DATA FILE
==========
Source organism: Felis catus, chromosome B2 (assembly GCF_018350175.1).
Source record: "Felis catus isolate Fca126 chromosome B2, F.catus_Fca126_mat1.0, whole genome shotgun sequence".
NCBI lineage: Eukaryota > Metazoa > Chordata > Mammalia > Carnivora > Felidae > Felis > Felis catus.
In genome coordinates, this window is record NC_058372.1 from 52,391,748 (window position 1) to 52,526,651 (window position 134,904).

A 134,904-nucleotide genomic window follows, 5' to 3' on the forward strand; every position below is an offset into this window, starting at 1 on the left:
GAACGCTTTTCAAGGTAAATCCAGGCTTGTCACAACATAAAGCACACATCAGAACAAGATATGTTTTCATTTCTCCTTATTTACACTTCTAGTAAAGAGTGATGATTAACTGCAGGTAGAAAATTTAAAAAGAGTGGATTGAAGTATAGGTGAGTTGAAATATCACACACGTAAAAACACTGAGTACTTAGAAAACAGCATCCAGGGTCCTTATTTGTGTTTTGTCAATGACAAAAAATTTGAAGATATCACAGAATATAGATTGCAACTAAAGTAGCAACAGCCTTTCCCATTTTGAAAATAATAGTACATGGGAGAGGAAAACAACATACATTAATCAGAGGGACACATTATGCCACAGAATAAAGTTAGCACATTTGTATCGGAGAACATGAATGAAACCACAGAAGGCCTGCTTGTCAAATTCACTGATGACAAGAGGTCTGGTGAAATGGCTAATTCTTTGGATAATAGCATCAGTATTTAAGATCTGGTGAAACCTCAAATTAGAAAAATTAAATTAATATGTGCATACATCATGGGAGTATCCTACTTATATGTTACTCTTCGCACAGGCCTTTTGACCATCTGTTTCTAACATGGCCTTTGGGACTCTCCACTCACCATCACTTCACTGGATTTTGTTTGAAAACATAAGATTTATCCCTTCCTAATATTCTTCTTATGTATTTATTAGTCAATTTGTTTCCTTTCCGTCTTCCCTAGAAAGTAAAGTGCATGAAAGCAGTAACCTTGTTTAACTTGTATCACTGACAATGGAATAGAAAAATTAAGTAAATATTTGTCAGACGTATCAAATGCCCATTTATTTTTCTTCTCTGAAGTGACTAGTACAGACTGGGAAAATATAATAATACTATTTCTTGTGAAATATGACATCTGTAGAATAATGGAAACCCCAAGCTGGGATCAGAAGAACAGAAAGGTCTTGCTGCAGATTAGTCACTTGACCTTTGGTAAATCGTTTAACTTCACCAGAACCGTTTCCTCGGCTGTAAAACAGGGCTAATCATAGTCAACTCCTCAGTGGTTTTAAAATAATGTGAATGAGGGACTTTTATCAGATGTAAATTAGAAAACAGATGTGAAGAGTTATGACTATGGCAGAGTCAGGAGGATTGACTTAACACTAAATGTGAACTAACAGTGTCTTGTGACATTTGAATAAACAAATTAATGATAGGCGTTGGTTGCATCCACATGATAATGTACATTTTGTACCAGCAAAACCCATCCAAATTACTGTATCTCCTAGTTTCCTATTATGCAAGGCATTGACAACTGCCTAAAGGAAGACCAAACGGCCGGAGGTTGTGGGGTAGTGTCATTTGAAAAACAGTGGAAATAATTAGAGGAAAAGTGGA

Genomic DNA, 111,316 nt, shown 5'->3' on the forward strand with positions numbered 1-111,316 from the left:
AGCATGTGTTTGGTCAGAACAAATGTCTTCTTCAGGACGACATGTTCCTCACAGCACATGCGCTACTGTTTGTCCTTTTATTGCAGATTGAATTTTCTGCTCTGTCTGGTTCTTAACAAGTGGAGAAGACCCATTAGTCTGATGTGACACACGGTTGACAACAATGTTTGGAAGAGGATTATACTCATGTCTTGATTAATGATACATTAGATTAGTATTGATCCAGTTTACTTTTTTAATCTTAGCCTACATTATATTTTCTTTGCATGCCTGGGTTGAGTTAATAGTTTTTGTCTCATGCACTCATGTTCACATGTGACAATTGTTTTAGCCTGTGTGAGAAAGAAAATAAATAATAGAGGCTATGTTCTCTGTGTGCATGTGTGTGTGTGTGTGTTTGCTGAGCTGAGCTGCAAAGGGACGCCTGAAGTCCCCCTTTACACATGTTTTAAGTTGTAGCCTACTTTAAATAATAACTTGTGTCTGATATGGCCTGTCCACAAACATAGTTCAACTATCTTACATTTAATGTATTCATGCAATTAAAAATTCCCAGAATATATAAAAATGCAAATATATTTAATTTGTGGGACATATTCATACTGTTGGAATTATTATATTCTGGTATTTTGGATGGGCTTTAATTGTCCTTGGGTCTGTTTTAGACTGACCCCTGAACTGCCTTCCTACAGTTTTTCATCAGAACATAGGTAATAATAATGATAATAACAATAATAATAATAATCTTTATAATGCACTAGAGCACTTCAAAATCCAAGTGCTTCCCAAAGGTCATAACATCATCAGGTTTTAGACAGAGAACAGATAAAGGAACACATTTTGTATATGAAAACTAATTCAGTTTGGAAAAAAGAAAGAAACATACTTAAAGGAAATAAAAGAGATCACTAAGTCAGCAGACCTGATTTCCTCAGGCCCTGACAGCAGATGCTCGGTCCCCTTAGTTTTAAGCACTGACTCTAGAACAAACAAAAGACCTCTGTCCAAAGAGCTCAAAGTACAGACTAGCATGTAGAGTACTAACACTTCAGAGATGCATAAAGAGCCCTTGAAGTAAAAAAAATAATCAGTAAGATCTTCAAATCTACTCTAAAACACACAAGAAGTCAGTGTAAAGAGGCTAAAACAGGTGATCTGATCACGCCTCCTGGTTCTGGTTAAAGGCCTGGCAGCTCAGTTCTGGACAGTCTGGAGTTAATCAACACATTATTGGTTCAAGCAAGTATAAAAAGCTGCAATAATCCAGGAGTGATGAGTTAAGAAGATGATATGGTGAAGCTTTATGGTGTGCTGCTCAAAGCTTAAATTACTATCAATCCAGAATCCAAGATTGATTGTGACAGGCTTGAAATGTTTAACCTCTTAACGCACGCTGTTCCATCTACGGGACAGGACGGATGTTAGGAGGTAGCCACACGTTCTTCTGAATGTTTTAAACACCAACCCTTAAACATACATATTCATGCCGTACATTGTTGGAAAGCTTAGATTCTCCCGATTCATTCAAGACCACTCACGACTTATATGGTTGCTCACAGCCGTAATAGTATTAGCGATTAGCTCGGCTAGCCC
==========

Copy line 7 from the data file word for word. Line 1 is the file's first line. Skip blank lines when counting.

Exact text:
Genomic DNA, 111,316 nt, shown 5'->3' on the forward strand with positions numbered 1-111,316 from the left: